When We Speak of Nothing by Olumide Popoola review

An ambitious personal story of friendship, belonging and adulthood that dissects big political issues at a human level

June 29. 2017

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When We Speak of Nothing by Olumide Popoola review

An ambitious personal story of friendship, belonging and adulthood that dissects big political issues at a human level

When We Speak of Nothing takes place primarily in London in 2011, focusing on best friends Karl and Abubakar (‘Abu’), both nearing their 18th birthdays. It takes readers on a journey from Kings Cross, London to Port Harcourt, Nigeria, to the ecocide of the Niger Delta and back to the aftermath of the killing of Mark Duggan.

The reader is dropped into a brief but pivotal period in Karl and Abu’s lives as they negotiate the challenges and possibilities of being young men of color in the capital. Shunning longer, detailed introductions in favor of dialogue-driven scenes, the characters, their flaws, and how you understand and judge them build over time as the story develops.

An important bedrock to the whole book is Karl and Abu’s close friendship. It is a bond built on loyalty, love and support, providing them with a means of survival. Through their experiences and conversations, the book explores absentee fathers, mental health, falling in love, gentrification, bullying as well as social worker-youth relationships.

The book is ambitious in drawing in such a broad and important set of themes and issues, but they are made human, situated in relation to key characters. They are put in context and reflected on from the perspective of those at the receiving end. This is particularly the case in the aftermath of the killing of Mark Duggan, as Abu observes:

You can’t make a move without being wrong. I can’t even walk along the street without someone following me around because I look like a terrorist in the making. No one gave a shit about that guy in Tottenham. The one the police shot. No one cared. Now they are all upset because someone is burning a bin somewhere.”

The discovery of the existence of Karl’s father, Adebanjo in Nigeria and Karl’s drive to find him threatens to uproot the two friends’ universes. It pulls not just at their relationship but all the other characters around them. It is from here that the story really begins to spiral out and develop in its complexity.

The reader is taken on a journey that is as twisting and turning for them as it is for Karl, as he seeks to make sense of the years he has lost, why his mother Rebecca had kept his father secret for years as well as now questioning his sense of identity and belonging.

With the two central characters separated, Popoola has ample room to play with the storyline, allowing Karl and Abu’s characters to develop their own space, while giving the opportunity to explore the interplay between two different worlds – what it means to be young in Port Harcourt, Nigeria and Kings Cross, London.

Popoola explores Karl’s character fantastically. At times, we are drawn in so close, feeling his emotions through the twists and turns of his story – the excitement of finally meeting his father, the disappointment when he’s a no-show at the airport and the rush of everyone wanting to tell him and show him everything about Nigeria. At other times, we feel as distant from him as those around him – unaware of where he’s really at and what his eventual plans are as he gets lost in his new world.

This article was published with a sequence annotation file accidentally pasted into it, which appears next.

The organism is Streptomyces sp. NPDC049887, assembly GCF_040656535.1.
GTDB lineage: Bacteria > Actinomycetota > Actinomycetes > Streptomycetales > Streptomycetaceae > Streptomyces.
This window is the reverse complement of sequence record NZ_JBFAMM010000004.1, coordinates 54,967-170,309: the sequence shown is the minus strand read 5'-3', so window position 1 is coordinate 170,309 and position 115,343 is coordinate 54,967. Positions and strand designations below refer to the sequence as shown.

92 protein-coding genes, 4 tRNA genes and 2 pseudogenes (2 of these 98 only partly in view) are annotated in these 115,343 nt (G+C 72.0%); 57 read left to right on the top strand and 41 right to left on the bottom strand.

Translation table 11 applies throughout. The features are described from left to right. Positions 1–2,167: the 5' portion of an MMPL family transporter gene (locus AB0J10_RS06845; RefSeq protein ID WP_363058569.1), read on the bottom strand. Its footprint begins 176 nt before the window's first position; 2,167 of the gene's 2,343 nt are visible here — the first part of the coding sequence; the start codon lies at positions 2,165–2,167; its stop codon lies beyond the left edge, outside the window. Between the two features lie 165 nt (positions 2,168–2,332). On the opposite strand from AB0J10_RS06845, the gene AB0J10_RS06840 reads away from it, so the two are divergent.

Through a cast of new characters who seek to befriend and show him around, we meet activists working to spread the truth about the inequality, severe health impacts and environmental damage of the country’s oil extraction. Nakale who uses his university’s lab to analyze soil samples tells Karl:

They neva tell us how much de danger, what it go do for us. For our health… This money, the oil money, it has made our country. But de people here, who are suffering because of it, we have not enjoyed. We have not seen our share.”

It is while in Nigeria that Popoola introduces Karl as trans. While other readers may have picked up on his identity (and inevitably others will read and experience the characters differently) I personally hadn’t until then.

While Karl’s story is intersectional – he is trans, but also young, black and poor – I feel more space could have been given over to explore his trans experience, for example his coming out to his close friend Abu or his mum Rebecca and some of the challenges he has faced.

Despite this, the choice of Nigeria as the site where this part of Karl’s story is explored makes sense as it is now something hidden or unknown to those around him, rather than a given. Popoola is sensitive in exploring Karl’s struggle over when, what and how to tell the new people he encounters, whether they know and what will happen when they do.

In a relatively short space of time, When We Speak of Nothing covers a great deal of ground. It offers a politically potent reflection on growing up as a young person of color in London, gentrification, borders and boundaries, global and local inequalities and more.

Much like Popoola’s work in breach did with the refugee crisis and the realities of living in (or passing through) Calais, When We Speak of Nothing keeps big issues rooted, focusing always at the level of the human. They are made legible and knowable as the characters in the book work through and live in spite of them. At its core it is a story of friendship, love and belonging on the verge of ‘adulthood’ but as you delve deeper, it offers a great deal more.



When We Speak of Nothing is published by Cassava Republic on Monday 3rd July

Olumide Popoola’s Biography can be found here

Image: Rob Schofield

June 29. 2017